Raising Hope: “Extreme Howdy's Makeover”/“Adoption”
C+

Raising Hope: “Extreme Howdy's Makeover”/“Adoption”

C+

Raising Hope

"Adoption"

Season 4, Episode 6
C+

Raising Hope

"Extreme Howdy's Makeover"

Season 4, Episode 5
C+

Raising Hope

"Adoption"

Season 4, Episode 6

Community Grade

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C+

Raising Hope

"Extreme Howdy's Makeover"

Season 4, Episode 5

Community Grade

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I’ve always liked this show, and I’m rooting for it to continue to prosper in the absence of creator Greg Garcia. The last few episodes, tonight’s included, are not without their charms, especially if you’re in the mood for deep-dish silliness. But it doesn’t feel quite like itself. In previous seasons, Raising Hope put out its fair share of episodes that felt awkward and uneven and misconceived. But it was usually reaching for something that felt in tune with the sweetness and rude humor of the best episodes. Tonight’s episodes feel less like a poke in the eye than some of the worst episodes from the first three seasons, but that’s because they lack bite. They’re too feeble to get on anyone’s nerves.

“Extreme Howdy's Makeover”

It’s a measure of how half-baked “Makeover” is that the guest star, Molly Shannon, was better used a few weeks ago when she played a remarkably similar character on Super Fun Night. Here, Shannon is an entrepreneur named Maxine whose inspirational pep talks (“Sometimes I think to myself, what will I think of next? And then I think it!”) are built around her demand that her employees “Maxinemize” profits at every opportunity. The examples given of how Maxinemizing works—such as using Howdy’s deli case as a hotel room for Japanese businessmen who don’t expect a lot of space—are notably non-hilarious, and set a rickety stage for the announcement that Howdy’s will be hosting an art show that will give Jimmy the chance to showcase his drawings of hippos doing people stuff.

Sensing disaster looming ahead—“Why would you go out of your way to draw attention to yourself?” asks Virginia. “It’s like being the noisiest turkey the day before Thanksgiving.”—Jimmy’s parents try to get the event shut down. But then, Molly Shannon decides that the art show will incorporate a grandmother/granddaughter pageant, and Virginia abandons her own plans in order to rehearse a ventriloquist act, with Hope as her puppet. In a plot twist that’s too queasily contrived to be defended as a deliberate parody of contrived sitcom plot twists, Maxine is revealed to be Sabrina’s aunt, who has gone to the trouble of buying Howdy’s, at her niece’s urging, just so she can mount the art show, in order that Sabrina might provide Jimmy with a chance to show off his hippo drawings and feel good about his creativity. (It was also Sabrina’s idea to throw in the grandmother/granddaughter pageant, since that would get Virginia to back off with her protests.)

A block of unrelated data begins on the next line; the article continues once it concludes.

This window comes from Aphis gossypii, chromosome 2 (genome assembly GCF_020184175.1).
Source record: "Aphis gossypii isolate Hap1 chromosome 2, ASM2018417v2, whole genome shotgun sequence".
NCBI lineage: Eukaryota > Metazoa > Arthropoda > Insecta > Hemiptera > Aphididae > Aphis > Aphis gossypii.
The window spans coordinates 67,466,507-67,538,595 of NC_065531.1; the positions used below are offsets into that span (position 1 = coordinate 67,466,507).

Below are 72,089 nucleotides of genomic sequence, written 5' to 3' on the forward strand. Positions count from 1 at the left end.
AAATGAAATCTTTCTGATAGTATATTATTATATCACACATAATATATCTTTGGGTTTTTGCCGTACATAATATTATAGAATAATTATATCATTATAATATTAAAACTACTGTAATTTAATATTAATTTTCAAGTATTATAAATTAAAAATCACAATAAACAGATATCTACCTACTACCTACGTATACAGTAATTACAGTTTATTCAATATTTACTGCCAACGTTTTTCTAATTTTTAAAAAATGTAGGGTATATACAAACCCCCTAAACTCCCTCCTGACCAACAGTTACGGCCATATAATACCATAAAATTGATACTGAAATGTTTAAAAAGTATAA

Before everything is sorted out, Molly Shannon fires Barney, who has some funny moments when he’s thoroughly given up on himself: “Like most of the products on Hardy’s shelves, I’m way past my expiration date.” (Referring to his wealth of marketable skills, he moans, “I put myself through VCR repair school by installing pay phones.”) I do wish that Barney didn’t also have to swig from a container of chocolate sauce, just so that Virginia can say that he’s “been hitting the sauce” since losing his job, ha ha. And given Virginia’s heroic record of intricately constructed malapropisms, it’s extremely discouraging to hear her mock Jimmy’s artistic aspirations by calling him “Andy Narwahl.” Happily, Jimmy’s artwork is a big hit with the kids, so Molly Shannon’s mission was a success. I’m not clear on whether she still owns Howdy’s at the end, or whether she hires Barney back. He’s back in his job in time for the next episode, though, so somebody must hire him back.

“Adoption”

Poor Virginia and Burt spend half this episode trapped in some bullshit about their lawyer asking them to be his pretend-assistant counsel during a trial, because he needs their physical loveliness to balance out his rival’s extremely good-looking assistants. This storyline need not detain us long, except that it’s worth remembering that last week’s show contained a Deadwood-related inside joke that I enjoyed very much, and this episode contains an inside joke referring to a Raising Hope episode from a couple of weeks ago. This I find less endearing, and maybe just a tad desperate.

The other plotline is more along the lines of classic Raising Hope, though it takes a while to get started. Sabrina is unhappy to learn that being Hope’s stepmother does not automatically give her full legal authority to sign off on her school trips, so she officially adopts her. Jimmy assumes this is just for practical reasons, but then he overhears Sabrina telling some other mothers that she’s Hope’s birth mother, and he becomes concerned that she feels that she missed out on something by not being Hope’s birth mother. Frank rises to the occasion: “To us,” he explains, “giving birth is just a cruel, disgusting joke of biology, but to women, it’s their Super Bowl.” So Frank and Barney rig up an elaborate childbirth-simulation installation in the Chances’ backyard and walk Sabrina through the experience of pretending to bring Hope into this world, complete with the slapstick deployment of spaghetti and Jimmy needing rescuing. (At one point, Sabrina bawls Barney out, and he says that he sometimes wonders if she needs reminding that he's her boss. Does he need reminding that she can always apparently have her aunt fire him again?) I'm not sure this stuff is even funny in theory, but thanks to Shannon Woodward, the last moments are genuinely sweet. Funny sweet would be better, but one or the other is not nothing.

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